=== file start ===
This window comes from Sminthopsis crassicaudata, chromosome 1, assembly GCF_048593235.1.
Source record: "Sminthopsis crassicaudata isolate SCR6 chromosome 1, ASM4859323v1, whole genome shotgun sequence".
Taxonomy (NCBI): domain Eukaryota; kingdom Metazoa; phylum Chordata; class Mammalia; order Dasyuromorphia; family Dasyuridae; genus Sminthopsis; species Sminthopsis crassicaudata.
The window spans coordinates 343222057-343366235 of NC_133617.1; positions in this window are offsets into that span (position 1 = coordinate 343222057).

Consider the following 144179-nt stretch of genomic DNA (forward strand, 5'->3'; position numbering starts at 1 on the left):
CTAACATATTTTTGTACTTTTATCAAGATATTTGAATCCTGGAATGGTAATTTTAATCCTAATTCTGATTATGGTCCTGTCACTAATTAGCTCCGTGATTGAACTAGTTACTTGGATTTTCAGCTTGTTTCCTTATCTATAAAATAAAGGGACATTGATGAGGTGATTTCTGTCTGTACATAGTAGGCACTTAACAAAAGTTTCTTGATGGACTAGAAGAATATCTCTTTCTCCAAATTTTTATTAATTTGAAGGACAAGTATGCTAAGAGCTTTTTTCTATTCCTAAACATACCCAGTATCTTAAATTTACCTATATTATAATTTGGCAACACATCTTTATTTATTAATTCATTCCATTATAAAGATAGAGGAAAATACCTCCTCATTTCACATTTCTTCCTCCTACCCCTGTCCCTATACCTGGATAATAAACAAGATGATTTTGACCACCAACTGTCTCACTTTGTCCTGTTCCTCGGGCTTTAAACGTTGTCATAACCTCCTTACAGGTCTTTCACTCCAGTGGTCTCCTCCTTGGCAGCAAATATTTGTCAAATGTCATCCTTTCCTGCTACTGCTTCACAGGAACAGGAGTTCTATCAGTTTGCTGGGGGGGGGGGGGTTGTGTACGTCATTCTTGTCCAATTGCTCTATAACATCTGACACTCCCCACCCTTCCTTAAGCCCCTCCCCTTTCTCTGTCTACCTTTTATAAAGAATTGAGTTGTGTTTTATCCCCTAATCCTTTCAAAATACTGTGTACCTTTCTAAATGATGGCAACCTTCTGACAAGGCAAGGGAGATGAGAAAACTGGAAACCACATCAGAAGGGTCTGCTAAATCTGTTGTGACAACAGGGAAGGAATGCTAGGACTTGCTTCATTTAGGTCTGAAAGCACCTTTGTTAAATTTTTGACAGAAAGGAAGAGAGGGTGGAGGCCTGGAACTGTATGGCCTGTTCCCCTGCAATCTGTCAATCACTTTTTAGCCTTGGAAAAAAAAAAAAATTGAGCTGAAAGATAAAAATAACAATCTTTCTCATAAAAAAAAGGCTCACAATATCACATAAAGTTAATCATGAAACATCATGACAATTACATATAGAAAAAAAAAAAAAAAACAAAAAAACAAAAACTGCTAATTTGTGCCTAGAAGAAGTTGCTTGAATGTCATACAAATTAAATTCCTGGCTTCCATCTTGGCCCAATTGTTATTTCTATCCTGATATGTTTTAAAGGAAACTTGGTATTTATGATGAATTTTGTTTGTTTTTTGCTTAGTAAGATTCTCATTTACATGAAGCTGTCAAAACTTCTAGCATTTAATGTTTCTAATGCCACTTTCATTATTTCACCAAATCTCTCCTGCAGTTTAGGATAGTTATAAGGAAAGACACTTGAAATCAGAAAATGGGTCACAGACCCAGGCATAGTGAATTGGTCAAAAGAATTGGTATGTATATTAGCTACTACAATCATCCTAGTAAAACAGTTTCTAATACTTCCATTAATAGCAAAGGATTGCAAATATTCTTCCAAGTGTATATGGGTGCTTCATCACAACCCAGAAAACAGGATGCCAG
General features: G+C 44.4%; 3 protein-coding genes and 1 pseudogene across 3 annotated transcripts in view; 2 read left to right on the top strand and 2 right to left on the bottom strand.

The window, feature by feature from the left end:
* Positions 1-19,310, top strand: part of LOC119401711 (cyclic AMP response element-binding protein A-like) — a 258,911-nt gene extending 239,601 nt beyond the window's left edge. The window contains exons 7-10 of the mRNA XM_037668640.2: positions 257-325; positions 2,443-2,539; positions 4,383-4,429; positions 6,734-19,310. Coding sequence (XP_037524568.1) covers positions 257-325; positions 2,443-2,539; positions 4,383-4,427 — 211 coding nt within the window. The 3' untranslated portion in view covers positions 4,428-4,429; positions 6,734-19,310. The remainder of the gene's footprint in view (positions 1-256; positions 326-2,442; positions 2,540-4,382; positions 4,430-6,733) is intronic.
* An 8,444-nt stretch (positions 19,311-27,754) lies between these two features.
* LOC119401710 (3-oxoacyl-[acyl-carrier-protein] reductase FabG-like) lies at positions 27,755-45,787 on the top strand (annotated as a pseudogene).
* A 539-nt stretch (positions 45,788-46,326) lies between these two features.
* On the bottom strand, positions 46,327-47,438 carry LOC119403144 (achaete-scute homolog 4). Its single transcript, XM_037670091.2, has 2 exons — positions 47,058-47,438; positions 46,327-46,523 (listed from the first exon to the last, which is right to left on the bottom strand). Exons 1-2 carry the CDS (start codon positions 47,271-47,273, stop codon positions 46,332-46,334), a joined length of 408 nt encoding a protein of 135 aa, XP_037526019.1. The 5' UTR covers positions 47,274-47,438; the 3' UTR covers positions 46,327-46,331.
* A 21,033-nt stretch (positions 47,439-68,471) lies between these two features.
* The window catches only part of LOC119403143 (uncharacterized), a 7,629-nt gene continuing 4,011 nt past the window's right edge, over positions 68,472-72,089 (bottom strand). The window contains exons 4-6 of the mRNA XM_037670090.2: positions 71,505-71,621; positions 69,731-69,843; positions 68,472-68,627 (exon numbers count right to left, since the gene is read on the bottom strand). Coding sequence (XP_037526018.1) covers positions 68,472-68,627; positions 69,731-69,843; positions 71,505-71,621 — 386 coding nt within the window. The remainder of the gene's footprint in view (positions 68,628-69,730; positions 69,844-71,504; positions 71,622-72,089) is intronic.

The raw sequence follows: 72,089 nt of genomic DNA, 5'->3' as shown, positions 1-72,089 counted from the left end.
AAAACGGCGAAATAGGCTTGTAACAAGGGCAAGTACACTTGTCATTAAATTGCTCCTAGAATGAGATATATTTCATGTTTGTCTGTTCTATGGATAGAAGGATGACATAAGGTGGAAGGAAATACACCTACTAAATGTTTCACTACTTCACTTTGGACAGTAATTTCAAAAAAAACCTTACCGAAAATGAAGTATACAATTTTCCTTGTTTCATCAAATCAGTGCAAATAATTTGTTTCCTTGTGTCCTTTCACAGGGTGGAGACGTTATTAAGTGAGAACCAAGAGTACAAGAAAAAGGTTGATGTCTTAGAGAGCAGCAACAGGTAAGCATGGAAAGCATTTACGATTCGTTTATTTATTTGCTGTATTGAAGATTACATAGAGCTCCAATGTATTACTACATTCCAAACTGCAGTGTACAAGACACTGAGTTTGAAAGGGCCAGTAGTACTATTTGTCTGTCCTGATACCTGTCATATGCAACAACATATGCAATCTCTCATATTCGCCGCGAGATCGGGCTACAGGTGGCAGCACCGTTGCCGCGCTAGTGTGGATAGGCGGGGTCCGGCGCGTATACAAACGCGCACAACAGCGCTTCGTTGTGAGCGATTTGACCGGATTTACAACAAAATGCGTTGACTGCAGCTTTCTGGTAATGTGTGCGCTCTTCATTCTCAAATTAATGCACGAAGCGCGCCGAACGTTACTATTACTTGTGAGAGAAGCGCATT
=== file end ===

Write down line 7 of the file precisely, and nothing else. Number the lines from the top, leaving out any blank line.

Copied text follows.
General features: G+C 44.4%; 3 protein-coding genes and 1 pseudogene across 3 annotated transcripts in view; 2 read left to right on the top strand and 2 right to left on the bottom strand.